Stay Where You Are: Russia Will Come to You
An old joke has resurfaced in connection with Ukraine's Crimean crisis. I saw it first in a column by my co-author Paul Gregory:
You want to live in France? Go to France. You want to live in Britain? Go to Britain. You want to live in Russia? Stay where you are: Russia will come to you.
It's generally hard to work out when and where such jokes originated, but this one has real-life foundation.
Before the war Menachem Begin, who was later Israel's prime minister, was a Jewish activist in Poland. When Germany and the Soviet Union divided Poland in 1939 he fled to Lithuania, where Soviet troops arrived in 1940. With thousands of others, Begin was arrested. He was accused of being a British agent under Article 58 of the RSFSR (Russian republic) criminal code, which dealt with counter-revolutionary crimes. In a later memoir Begin recalled a prison conversation (Weiner and Rahi-Tamm 2012, p. 14):
When Begin inquired how article 58 of the Soviet Criminal Code (counter revolutionary activity, treason, and diversion) could be applied to activities that were considered legal in then sovereign Poland, his interrogator did not hesitate: “Ah, you are a strange fellow [chudak], Menachem Wolfovich. Article 58 applies to everyone in the world. Do you hear? In the whole world. The only question is when he will get to us or we to him.”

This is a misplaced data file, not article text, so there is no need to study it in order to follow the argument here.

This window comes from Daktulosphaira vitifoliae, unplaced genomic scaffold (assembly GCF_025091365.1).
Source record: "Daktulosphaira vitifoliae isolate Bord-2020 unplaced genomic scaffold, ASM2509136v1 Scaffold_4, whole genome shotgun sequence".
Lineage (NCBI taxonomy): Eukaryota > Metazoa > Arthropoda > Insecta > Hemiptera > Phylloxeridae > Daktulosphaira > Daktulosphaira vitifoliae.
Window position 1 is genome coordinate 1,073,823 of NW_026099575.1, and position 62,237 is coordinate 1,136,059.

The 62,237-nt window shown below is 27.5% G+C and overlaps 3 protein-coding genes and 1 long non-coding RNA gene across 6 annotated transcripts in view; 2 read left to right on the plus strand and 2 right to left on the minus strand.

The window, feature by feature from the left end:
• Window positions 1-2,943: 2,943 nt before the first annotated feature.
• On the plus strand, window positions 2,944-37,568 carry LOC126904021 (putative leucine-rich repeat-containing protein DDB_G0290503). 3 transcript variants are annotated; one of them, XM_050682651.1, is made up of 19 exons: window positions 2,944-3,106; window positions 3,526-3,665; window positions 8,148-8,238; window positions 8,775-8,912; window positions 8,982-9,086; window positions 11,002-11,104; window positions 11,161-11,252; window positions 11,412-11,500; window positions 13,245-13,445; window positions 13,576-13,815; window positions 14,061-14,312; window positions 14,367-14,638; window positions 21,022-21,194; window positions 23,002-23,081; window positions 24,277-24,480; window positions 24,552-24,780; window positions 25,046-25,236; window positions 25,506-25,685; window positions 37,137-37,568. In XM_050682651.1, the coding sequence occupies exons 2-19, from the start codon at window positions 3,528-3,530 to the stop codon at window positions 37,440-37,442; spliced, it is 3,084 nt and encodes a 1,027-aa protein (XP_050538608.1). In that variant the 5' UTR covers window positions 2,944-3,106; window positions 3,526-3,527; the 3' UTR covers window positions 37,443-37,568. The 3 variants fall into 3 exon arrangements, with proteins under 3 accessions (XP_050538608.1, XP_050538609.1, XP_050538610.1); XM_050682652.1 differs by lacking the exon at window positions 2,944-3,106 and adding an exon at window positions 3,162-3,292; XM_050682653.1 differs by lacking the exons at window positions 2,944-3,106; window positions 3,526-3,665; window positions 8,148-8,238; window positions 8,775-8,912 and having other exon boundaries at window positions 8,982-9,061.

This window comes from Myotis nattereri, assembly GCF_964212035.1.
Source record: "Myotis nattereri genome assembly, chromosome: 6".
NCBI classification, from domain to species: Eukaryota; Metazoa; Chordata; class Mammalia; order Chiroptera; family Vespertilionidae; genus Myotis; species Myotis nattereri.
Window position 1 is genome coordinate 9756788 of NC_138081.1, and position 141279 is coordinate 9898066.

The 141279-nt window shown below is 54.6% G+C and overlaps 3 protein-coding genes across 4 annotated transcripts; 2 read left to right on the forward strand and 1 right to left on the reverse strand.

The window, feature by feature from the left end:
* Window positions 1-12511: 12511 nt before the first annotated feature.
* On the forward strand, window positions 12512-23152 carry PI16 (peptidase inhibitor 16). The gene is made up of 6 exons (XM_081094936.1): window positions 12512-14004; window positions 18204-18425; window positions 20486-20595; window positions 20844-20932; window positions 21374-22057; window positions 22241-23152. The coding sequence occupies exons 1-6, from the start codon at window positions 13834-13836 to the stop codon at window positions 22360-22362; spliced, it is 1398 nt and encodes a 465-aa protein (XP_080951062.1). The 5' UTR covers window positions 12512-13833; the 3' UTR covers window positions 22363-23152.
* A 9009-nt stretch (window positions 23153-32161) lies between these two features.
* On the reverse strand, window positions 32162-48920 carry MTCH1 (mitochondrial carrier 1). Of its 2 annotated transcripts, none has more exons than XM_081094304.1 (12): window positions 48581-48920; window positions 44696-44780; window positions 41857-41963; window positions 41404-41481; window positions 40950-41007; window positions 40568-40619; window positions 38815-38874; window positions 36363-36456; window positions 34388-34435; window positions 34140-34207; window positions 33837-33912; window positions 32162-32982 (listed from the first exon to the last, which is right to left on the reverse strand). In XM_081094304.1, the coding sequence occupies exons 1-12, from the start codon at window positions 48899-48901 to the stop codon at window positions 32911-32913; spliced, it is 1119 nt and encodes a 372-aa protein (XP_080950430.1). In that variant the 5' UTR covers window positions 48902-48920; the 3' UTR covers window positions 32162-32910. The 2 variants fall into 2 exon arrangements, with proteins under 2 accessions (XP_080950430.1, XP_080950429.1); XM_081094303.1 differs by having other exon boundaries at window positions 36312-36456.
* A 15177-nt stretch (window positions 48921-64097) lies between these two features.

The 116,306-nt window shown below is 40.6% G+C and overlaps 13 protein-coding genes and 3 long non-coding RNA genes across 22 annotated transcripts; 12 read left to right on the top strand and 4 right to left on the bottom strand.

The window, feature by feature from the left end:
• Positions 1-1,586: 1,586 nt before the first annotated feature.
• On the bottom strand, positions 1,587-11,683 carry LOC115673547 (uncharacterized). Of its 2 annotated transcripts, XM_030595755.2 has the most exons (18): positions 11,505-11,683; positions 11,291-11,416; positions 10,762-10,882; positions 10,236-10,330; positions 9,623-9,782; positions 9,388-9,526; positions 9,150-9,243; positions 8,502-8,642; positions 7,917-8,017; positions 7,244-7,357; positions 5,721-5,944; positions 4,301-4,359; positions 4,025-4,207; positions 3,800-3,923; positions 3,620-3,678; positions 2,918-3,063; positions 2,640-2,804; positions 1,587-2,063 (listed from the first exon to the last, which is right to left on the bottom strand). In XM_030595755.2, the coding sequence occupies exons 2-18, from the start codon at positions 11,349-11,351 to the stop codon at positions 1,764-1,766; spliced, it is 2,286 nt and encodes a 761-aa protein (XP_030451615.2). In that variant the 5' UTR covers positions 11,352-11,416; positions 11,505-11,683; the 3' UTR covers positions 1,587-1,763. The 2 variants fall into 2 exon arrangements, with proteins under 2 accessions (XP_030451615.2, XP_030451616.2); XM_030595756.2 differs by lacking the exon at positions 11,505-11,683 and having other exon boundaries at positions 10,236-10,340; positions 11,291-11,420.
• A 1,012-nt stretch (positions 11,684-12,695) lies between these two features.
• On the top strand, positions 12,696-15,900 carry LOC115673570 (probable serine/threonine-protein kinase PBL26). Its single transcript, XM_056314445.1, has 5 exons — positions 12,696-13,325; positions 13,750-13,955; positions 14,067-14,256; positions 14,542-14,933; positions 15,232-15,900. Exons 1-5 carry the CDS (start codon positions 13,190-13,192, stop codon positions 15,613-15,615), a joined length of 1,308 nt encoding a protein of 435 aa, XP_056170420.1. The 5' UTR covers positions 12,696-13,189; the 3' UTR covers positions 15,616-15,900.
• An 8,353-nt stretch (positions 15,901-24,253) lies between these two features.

This raises an interesting question: If the jokes are the same, is the system the same? In other words, is Putin's Russia the same as Stalin's Soviet Union? In most aspects of everyday life the answer is: Clearly not. In Russia today there is far more freedom of speech, assocation, and enterprise than there ever was in the Soviet Union. But there is also much less of these things than there should be. And there are disturbing continuities with the Soviet past in Putin's KGB background and loyalty, his nostalgia for the Soviet empire, and the identification of national power with his personal regime.
Directly linked to these things is continuity in Russia's menacing approach to its neighbours. The people of what was once eastern Poland (now western Ukraine and western Belarus), and Lithuania, Latvia, and Estonia, are being reminded today that they live in territories to which "Russia came" in 1939 and 1940. These occupations were followed by unanimous parliamentary votes and rigged referenda, the registration of the population and issuing of "passports" (ID cards), and mass arrests and deportations.
If we are returning to the past, one may hope for a new era of Russian jokes. Unfortunately, it may turn out that the best jokes have already been told.
Weiner, Amir, and Aigi Rahi-Tamm. 2012. Getting to Know You: The Soviet Surveillance System, 1939-1957. Kritika 3:1, pp. 5-45.